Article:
I'm wondering how all of you balance true speech with speech that does not harm, this is an issue I've been having trouble with, as sometimes I feel put on the spot because I do not want to lie to the person but I also don't wish to hurt their feelings. For instance, if someone asked you how some food they made tasted, and they clearly weren't looking for criticism but you weren't very keen on it, what would be a good response? Personally, I feel it's kind of deceitful to mislead someone into believing you really like something when you don't so there are times when I'm at a loss as to what to say...
Looking forward to hearing your replies,
it is nice that you are a considerate being and appreciate the work the went into the cooking by someone else, which you were allowed to benefit from.
Many people judge food by the sensual pleasure it gives them.
I had 2 exceptions to that arising in my thoughts, when I read your post.
At first I thought of a monk, who goes on alms round.
He will not worry so much about how it tastes, but he will be mindful of the kindness and generosity of the giver, and he will feel the hunger going away.
I was then thinking of poor people, and how they would be thankful for the kindness and generosity of the giver, and how they will feel the pain of hunger going away.
Do you see that those mindsets are totally diffrent from "ours", in an affluent world?
Food is taken for granted by most of us, and we get bored with some flavours, and cultivate aversion or preferances for particular pieces.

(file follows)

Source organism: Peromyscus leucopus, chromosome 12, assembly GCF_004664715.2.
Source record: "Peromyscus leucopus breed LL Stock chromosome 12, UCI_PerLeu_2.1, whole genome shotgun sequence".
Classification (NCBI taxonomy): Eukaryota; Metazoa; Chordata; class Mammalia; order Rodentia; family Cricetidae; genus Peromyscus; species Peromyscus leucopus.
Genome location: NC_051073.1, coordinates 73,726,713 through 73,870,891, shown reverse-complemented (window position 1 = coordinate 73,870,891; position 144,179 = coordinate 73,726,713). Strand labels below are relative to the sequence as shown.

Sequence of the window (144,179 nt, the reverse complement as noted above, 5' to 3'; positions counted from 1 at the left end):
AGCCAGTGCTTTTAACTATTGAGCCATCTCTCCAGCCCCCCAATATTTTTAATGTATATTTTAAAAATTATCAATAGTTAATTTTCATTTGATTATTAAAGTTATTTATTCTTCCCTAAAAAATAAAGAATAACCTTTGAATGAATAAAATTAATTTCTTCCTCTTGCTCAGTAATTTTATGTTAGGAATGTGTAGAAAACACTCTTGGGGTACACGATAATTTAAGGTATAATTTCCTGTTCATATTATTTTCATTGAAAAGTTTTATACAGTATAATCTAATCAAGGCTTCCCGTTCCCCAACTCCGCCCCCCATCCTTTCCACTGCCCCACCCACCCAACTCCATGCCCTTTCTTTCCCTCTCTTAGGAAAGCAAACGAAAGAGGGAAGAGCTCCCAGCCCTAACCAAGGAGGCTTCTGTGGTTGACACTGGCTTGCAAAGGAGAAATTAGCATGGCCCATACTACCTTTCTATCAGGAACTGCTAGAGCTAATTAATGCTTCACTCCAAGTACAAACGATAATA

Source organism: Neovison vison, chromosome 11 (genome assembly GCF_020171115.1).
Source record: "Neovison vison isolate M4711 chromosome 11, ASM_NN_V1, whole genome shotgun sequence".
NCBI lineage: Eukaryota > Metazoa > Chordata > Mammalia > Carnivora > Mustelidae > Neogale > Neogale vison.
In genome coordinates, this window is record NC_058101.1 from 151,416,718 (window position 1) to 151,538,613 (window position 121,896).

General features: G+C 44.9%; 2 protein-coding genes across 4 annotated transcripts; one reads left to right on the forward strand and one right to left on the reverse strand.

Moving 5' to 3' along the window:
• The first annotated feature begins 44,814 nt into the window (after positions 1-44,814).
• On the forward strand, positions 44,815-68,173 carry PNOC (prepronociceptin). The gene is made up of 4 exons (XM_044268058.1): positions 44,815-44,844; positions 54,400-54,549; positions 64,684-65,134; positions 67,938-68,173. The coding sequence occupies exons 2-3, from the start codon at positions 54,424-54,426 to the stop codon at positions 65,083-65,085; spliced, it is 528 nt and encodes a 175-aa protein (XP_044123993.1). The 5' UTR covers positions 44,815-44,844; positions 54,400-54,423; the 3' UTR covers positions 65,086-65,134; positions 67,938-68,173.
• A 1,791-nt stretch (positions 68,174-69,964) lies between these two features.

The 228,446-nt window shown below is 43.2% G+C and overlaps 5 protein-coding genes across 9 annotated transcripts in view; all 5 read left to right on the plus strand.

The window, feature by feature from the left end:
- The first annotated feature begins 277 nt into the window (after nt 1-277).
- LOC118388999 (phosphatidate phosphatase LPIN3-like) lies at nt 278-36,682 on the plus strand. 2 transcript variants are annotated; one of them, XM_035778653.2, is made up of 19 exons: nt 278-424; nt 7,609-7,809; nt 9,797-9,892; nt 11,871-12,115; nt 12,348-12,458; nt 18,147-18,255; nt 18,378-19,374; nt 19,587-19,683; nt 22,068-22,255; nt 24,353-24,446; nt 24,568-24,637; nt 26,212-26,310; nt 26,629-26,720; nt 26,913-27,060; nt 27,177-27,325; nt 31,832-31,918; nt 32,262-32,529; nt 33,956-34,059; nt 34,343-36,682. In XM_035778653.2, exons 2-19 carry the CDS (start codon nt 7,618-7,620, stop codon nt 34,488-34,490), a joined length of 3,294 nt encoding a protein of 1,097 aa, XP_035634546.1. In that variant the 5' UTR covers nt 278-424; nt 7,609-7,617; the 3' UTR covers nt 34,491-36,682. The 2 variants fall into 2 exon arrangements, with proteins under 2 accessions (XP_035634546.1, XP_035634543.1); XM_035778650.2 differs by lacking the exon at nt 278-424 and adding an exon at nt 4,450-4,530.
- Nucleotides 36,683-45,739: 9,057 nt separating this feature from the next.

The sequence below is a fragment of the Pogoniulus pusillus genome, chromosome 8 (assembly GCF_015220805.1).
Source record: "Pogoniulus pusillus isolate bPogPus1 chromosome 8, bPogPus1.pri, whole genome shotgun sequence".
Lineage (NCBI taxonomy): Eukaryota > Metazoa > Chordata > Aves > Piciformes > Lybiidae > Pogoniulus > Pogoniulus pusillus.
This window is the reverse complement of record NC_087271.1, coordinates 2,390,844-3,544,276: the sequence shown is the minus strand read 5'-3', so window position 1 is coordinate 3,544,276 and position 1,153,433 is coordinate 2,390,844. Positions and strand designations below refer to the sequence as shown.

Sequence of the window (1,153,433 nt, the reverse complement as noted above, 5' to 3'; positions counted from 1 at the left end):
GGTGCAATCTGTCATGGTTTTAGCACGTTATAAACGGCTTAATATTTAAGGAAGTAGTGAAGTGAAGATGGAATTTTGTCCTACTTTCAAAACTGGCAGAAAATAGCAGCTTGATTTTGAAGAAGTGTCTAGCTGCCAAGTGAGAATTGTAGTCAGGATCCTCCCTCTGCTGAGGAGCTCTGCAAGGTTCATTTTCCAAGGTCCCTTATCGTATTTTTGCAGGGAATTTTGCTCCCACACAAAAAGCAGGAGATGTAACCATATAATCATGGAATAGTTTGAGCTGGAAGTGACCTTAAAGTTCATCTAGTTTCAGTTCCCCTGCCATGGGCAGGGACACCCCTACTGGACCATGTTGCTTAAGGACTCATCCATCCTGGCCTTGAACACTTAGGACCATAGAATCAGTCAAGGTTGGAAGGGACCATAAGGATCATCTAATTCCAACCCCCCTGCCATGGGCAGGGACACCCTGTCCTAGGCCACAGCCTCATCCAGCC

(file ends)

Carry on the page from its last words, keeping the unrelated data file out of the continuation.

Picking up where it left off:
We need something to be keen on, to enjoy it when our cravings are met.
I have suffered poverty before, and I have enjoyed riches before.
The times of poverty taught me more.
They taught me, that when somebody cooked for me, and gave me food, I was close to tears of joy, no matter what I was given....and even if it was not my favorite dish before, hunger let me experience it in a different way.
Had I been asked, if I liked it, I would have said, from the bottom of my heart: Oh, yes, it's wonderful.
And it would have been the truth.
To this day, I have not had any bad food again, I believe... and I always thank the giver, with intensity.
But all this is my experience and perhaps no advice for you, who may have a wife or mother who wishes to know what you think, so she can please you.
I think you can answer quite truthfully in the way that was suggested by others.
Or say, kindly:
"It is always special when somebody cooks so lovingly for others, I enjoyed that very much."
If you will get this dish more often, perhaps take Coorans advice, and ask how it was spiced in an unfamiliar way, and that you wonder how other spices would taste...
I'm sure you will find the right words!